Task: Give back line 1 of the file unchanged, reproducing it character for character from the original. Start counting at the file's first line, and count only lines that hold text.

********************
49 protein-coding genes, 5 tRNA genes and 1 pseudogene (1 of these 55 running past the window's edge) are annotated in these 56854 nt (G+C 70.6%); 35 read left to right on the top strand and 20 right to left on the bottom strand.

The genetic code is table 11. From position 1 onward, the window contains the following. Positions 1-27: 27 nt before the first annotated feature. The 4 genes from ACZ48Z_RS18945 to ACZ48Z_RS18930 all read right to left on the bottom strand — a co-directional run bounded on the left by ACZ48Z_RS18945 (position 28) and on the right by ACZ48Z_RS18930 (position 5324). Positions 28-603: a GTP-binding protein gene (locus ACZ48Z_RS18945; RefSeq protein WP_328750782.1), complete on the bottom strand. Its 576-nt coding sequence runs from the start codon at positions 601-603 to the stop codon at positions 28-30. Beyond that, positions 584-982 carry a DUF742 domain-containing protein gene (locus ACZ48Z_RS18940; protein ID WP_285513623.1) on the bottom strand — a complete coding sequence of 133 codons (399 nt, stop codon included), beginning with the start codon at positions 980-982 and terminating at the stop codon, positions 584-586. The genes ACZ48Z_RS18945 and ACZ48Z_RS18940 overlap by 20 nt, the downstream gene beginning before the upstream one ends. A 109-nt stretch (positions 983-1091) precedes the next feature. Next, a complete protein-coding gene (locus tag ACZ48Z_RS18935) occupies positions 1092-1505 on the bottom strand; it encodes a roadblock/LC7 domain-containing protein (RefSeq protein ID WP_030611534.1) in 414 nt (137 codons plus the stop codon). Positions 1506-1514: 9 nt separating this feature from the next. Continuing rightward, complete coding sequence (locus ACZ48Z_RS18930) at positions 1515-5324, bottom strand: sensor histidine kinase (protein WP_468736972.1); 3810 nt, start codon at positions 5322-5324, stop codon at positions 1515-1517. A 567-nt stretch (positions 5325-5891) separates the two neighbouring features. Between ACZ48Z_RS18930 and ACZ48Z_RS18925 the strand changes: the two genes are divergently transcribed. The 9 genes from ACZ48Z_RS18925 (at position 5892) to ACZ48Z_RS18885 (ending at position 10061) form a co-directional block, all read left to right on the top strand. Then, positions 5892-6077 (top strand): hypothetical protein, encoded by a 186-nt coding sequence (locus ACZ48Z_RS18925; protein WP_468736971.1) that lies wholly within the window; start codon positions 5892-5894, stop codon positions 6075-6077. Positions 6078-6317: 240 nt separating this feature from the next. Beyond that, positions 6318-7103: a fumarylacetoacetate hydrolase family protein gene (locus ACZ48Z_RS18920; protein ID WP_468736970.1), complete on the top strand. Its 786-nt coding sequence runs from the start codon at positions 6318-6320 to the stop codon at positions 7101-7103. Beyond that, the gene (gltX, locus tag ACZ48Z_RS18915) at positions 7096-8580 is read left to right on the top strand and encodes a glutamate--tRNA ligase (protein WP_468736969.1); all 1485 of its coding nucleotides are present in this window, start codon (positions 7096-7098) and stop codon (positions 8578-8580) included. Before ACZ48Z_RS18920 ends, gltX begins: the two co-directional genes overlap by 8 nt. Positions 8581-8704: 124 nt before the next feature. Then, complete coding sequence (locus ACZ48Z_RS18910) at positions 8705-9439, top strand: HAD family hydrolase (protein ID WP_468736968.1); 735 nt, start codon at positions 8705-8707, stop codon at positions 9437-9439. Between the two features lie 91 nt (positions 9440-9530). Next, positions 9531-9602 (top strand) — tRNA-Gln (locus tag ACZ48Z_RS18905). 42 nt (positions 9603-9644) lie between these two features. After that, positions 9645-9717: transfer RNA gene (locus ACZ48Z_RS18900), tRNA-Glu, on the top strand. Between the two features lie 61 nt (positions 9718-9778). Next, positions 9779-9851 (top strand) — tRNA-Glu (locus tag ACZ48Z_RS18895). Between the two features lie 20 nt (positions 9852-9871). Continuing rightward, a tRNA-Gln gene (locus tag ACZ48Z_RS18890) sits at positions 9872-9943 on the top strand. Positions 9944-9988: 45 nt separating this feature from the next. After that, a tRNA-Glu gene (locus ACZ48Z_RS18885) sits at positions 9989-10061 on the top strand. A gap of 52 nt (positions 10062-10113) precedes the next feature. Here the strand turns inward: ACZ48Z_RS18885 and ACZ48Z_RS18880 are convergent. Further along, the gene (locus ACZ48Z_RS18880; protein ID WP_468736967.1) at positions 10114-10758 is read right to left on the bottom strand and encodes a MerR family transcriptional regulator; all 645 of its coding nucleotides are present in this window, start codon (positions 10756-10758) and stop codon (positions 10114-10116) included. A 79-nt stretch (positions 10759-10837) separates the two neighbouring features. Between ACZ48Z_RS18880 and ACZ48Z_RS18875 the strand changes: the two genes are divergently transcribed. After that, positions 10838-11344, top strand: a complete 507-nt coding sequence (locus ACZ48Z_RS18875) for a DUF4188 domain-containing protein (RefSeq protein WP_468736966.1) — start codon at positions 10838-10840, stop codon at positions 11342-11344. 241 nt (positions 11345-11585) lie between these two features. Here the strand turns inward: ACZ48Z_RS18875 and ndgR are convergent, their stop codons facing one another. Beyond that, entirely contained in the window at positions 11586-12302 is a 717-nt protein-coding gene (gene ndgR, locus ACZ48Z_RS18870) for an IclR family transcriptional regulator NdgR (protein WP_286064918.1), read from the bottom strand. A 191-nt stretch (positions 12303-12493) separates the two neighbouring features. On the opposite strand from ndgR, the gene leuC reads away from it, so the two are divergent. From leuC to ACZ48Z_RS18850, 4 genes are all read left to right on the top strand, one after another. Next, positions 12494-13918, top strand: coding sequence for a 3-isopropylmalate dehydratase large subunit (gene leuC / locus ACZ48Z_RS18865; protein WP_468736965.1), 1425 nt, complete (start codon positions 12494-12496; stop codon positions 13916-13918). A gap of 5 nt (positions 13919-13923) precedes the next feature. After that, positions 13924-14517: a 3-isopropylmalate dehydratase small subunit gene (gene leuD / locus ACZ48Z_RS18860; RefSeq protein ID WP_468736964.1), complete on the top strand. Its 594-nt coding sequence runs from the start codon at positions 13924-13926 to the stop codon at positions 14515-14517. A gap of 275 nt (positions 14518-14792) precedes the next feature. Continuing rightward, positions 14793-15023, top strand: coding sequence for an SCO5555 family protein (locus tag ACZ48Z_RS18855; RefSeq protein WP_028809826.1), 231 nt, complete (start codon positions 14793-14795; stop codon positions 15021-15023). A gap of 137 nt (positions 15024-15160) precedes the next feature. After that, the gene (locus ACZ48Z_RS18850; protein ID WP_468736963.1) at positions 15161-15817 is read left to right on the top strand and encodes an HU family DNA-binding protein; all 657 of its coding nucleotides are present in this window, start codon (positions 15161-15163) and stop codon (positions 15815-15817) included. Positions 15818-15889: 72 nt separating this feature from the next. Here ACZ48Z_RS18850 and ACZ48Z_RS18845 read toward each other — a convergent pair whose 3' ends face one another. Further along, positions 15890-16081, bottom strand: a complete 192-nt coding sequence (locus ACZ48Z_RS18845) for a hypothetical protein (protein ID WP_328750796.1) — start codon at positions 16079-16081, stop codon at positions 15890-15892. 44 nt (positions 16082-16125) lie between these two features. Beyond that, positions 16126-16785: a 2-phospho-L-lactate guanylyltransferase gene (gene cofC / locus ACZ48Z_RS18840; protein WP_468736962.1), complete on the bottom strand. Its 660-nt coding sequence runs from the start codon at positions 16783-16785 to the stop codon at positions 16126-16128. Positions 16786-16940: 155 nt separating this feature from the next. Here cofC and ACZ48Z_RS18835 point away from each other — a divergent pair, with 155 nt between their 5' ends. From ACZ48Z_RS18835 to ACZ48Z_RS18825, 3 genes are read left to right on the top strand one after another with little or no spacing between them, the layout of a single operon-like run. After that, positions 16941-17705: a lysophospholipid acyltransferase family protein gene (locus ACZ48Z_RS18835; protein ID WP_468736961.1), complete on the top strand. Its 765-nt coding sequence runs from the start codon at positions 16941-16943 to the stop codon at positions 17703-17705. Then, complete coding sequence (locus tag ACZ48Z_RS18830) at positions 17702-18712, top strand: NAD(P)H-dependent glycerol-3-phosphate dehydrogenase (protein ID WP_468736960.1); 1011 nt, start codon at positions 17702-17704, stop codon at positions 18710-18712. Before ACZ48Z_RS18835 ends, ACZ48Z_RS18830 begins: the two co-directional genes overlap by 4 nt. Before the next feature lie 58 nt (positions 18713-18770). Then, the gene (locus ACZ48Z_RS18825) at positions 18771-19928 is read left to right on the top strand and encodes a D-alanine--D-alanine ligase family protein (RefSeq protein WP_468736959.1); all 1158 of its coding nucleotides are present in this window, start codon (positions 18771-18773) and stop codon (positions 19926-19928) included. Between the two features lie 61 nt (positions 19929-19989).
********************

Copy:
49 protein-coding genes, 5 tRNA genes and 1 pseudogene (1 of these 55 running past the window's edge) are annotated in these 56854 nt (G+C 70.6%); 35 read left to right on the top strand and 20 right to left on the bottom strand.